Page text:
Make the Most of Taking Lecture Notes

In many of your classes, your instructor lectures on or makes a presentation about a topic, usually one that's related to the current subject you're studying. During a class lecture, your job is to listen actively and to take notes to reinforce what you've heard and jog your memory about the key points being presented.

Instead of writing down every word, listen — really listen — and put the information in perspective. What's truly important to understand and remember? What's not? Look for alerts from the lecturer, who may indicate significant information by repeating it, giving multiple examples, writing on the board, gesticulating or speaking forcefully, or giving word clues ("Two important reasons . . ." "Opposing viewpoints from . . ." "The result underscored . . .").

You may see another student furiously taking notes and think you should be too. Don't worry about what's on your neighbor's mind; just listen carefully to the lecture and trust your judgment.

Make note-taking easier with these tips:

  • Include the date, instructor, and title of the lecture (if available). Add the textbook chapter, part, or pages on which the lecture is based.

  • If the lecture is based on a reading assignment, make sure you've done the reading and have taken notes on the reading. If you understand the material from the reading assignment, you'll have a good idea of the structure of the lecture and the key points. This helps you decide what to note and what to let pass. If the instructor adds facts, concepts, or new ideas-or disagrees with the reading assignment-these are big clues that you should be paying attention and taking notes on these ideas.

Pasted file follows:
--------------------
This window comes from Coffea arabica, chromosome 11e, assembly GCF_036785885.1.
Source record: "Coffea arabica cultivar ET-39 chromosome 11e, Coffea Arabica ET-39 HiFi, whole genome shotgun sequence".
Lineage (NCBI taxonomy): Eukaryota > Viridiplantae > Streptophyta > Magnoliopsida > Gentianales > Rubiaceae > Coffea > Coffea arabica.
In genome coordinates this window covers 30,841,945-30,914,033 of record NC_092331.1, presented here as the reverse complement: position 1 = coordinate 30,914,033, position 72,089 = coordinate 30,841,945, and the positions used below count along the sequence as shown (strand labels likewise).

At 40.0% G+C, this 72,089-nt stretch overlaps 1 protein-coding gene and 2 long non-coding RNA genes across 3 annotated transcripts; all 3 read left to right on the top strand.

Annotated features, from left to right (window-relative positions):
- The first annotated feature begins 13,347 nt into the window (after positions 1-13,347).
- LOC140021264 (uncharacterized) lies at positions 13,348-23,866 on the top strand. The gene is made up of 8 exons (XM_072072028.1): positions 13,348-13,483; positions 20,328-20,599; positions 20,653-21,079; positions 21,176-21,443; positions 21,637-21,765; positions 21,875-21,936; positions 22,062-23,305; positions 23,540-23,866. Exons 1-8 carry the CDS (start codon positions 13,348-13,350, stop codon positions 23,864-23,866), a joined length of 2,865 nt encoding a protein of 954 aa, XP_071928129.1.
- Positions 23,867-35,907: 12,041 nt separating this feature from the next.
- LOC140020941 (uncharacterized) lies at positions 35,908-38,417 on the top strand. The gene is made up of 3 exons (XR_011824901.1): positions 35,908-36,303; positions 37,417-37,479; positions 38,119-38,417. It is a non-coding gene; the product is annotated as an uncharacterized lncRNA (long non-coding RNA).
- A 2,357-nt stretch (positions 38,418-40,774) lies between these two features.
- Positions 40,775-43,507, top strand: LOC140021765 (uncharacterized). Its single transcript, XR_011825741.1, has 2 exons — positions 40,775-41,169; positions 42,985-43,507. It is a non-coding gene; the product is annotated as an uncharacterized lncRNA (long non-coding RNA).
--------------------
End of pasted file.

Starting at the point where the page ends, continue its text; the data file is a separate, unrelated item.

• If the instructor provides an overview of the lecture, structure your notes in an outline form so you can understand how the ideas relate. Indent lines, draw arrows, and use bullets to organize information. After class, review and revise your notes if the structure and organization of the lecture isn't clear.

  • Paraphrase the lecturer's words. Note key concepts or terms, even if you don't know what they mean. Flag them to check the meanings later. If you aren't sure of the spelling, make a note (such as, "sp?") next to the term so that you can revisit the spelling and/or meaning.

  • You may not be able to get all the details, but seek to capture the main ideas, and then leave blanks to fill in the detail later. For example, if the instructor is talking about the five events leading up to the Civil War, it's more important to write down the events than getting details of each one.

  • Record your questions (or questions you think the instructor may ask on a test based on the lecture content).

If you occasionally can't understand your own notes, don't despair. Note-taking gets better with practice.